The possibility of physics beyond the standard model is studied. The sole requirement of cancellation of the net zero point energy density between fermions and bosons or the requirement of Lorentz invariance of the zero point stress-energy tensor implies that particles beyond the standard model must exist. Some simple and minimal extensions of the standard model such as the two Higgs doublet model, right handed neutrinos, mirror symmetry and supersymmetry are studied. If, the net zero point energy density vanishes or if the zero point stress-energy tensor is Lorentz invariant, it is shown that none of the studied models of beyond the standard one can be possible extensions in their current forms.Damian Ejlli, "Beyond the standard model with sum rules" (September 14, 2017).
The paper argues that there are three respects in which a weighted sum of terms related to fundamental fermions should equal a weighted set of terms related to fundamental bosons.
Each fundamental particle is assigned a "degeneracy factor" that serves as it weight.
(1) The sum of the fermion degeneracy factor for each of the fundamental fermions should be equal to the sum of the boson degeneracy factor for each of the fundamental bosons.
(2) The sum of the fermion degeneracy factor times the square of the mass of each of the fundamental fermions should be equal to the sum of the boson degeneracy factor times the square of the mass of each of the fundamental bosons.
(3) The sum of the fermion degeneracy factor times the fourth power of the mass of each of the fundamental fermions should be equal to the sum of the boson degeneracy factor times the fourth power of the mass of each of the fundamental bosons.
The trouble is that except for some trivial cases that bear no similarity to reality, it appears that this will never be true.
Naively, it appears to me that a sum of raw weights, squared masses with same weights, and fourth power masses with the same weights are never going to simultaneously balance, unless all of the fundamental particle masses are identical.
In that special case, the sum of the weights for the fermions equals the sum of the weights for the bosons, so if every particle on the fermion side has the same mass as every particle on the boson side, then mass squared on each side will be the same and mass to the fourth power on each side will be the same.
But, if the masses are different for each particle, as in real life, it isn't at all obvious that the weighted sum of mass squared can every be equal to the weighted sum of mass to the fourth, because the square of mass squared is not a linear transformation, but linear parity of masses terms must remain.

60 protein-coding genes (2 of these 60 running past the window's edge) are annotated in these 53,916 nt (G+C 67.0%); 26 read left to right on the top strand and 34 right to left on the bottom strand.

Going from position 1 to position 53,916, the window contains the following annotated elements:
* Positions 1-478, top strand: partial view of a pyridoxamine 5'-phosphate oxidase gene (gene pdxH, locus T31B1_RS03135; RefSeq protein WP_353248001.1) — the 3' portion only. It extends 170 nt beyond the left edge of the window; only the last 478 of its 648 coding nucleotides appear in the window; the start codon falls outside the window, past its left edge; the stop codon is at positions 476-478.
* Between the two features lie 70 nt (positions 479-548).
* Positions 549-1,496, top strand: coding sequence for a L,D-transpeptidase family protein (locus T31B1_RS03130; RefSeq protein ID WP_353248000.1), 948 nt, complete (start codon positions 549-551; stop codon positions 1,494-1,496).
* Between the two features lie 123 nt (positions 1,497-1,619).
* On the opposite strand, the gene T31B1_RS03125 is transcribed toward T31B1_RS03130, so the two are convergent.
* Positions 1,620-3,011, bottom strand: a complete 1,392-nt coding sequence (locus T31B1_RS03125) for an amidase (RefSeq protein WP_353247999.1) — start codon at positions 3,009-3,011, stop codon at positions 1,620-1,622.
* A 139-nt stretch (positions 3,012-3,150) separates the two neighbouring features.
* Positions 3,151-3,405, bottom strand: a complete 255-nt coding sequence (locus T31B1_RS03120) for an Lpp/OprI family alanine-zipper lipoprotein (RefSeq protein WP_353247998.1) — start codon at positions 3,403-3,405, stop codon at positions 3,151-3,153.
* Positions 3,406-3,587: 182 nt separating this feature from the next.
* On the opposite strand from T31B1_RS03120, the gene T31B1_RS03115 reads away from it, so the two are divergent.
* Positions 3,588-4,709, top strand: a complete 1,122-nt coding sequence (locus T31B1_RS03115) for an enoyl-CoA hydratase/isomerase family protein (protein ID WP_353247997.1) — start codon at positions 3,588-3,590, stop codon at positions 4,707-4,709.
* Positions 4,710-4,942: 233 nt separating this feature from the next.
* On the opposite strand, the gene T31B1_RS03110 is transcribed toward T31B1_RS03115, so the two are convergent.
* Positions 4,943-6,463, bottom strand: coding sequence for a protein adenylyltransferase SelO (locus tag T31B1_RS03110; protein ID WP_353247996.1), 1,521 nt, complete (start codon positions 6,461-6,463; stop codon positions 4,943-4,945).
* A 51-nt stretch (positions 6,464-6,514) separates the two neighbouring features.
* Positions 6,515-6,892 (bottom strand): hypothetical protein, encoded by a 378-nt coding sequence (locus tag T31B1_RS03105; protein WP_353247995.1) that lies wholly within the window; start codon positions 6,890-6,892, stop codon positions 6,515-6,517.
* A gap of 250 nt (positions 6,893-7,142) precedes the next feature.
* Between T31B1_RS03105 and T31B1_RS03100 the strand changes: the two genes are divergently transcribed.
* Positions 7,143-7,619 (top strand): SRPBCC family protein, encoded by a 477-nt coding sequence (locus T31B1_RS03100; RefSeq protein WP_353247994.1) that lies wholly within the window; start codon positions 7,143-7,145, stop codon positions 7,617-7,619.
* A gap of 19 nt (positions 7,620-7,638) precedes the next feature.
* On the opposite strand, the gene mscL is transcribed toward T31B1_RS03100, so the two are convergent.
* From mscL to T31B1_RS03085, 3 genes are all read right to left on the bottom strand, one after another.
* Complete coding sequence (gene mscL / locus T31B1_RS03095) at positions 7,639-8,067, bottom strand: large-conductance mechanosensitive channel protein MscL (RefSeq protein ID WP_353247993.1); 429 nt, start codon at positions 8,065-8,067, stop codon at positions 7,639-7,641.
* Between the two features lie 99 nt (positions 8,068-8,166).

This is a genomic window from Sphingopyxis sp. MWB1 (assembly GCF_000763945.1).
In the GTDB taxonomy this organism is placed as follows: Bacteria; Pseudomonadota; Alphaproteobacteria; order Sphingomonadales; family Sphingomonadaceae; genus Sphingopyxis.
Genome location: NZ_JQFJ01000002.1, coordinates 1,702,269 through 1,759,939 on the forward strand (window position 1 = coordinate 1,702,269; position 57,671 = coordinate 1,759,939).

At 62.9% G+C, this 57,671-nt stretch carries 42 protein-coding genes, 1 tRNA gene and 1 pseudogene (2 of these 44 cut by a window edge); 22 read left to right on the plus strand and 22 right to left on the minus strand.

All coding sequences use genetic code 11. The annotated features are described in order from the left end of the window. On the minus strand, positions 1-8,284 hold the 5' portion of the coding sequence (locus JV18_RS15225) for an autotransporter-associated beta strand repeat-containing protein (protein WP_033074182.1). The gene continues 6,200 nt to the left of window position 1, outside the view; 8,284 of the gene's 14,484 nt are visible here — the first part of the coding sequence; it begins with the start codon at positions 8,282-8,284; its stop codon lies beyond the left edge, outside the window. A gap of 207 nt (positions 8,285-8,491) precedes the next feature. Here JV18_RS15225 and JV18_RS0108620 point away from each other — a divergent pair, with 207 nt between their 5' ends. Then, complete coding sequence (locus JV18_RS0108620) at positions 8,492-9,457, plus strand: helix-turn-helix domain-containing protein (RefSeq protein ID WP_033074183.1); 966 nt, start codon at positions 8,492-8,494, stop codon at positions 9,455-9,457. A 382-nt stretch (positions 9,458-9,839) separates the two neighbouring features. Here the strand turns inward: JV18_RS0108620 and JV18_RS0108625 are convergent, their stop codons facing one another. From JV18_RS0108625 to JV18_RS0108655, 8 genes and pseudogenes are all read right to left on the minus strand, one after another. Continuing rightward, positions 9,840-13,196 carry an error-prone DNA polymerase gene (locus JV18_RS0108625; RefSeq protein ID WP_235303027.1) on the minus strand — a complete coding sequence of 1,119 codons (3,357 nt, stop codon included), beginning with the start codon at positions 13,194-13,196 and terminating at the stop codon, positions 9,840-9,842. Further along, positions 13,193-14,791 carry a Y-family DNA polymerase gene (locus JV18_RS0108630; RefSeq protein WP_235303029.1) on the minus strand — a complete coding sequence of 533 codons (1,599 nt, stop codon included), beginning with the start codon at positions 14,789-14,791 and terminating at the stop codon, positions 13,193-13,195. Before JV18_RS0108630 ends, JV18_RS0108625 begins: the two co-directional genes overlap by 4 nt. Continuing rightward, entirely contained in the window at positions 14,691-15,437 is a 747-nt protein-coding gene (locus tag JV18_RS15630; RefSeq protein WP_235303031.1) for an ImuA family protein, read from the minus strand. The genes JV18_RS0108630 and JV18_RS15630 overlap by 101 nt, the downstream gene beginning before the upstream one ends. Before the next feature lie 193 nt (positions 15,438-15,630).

There is also reason to doubt the formula (1) for the weights, which was formulated in 1951 by Pauli, before second and third generation particles were known to exist, before quarks and gluons were discovered, before the modern graviton was conceived, and before neutrino mass was known to exist, is correct.
Each quark counts 12 points. Each charged lepton counts 4 points. A massive Dirac neutrino counts 4 points, while a massive Majorana neutrino or a massless neutrino counts 2 points. The W bosons count 6 points, the Z boson counts 3 points, the Higgs boson counts 1 point, the photon counts 2 points and gluons apparently count 2 points each for 8 flavor variations of gluon.
The fermion side apparently has 68 more points than the boson side. If massive Dirac neutrinos are assumed then each generation of fermions is worth 32 points, so the second and third generations are combined worth 64 points. If these higher generations were disregarded as distinct from the first generation, since they have the same quantum numbers and could be considered excited states, then the fermion side only leads by 4 points.
The basic point calculation, modified for color and the existence of distinct antiparticles is 2S+1 for massive particles and 2 for massless particles. But, both known massless particles are spin-1 and it could be that the formula for massless particles should actually be 2S, in which case a massless graviton would add 4 additional points to the boson side and balance (1).
Another way that the formula could balance if the second and third generations of fermions were disregarded would be the addition of a spin-3/2 gravitino singlet. But, while this can come close to balancing (2) and (3) with the right mass, the gravitino needs a mass of about 530 GeV to balance (2) and a mass of about 560 GeV to balance (3) (an approach that also ignores the fact that the higher generation fermion weights are ignored, although perhaps ignoring masses makes sense in an equation that doesn't include masses, but not in one that does include masses). Ignoring the graviton might actually be appropriate because it does not enter the stress-energy tensor in general relativity.
As far as I can tell, there is simply no way that both (2) and (3) can be simultaneously true in a non-trivial case, and empirically (2) is approximately true and not inconsistent with the evidence within existing error bars, only without any weighting.
It seems more likely that the cancellation of the net zero point energy density between fermions and bosons or the requirement of Lorentz invariance of the zero point stress-energy tensor is in the first case not true, and in the second case ill defined or non-physical.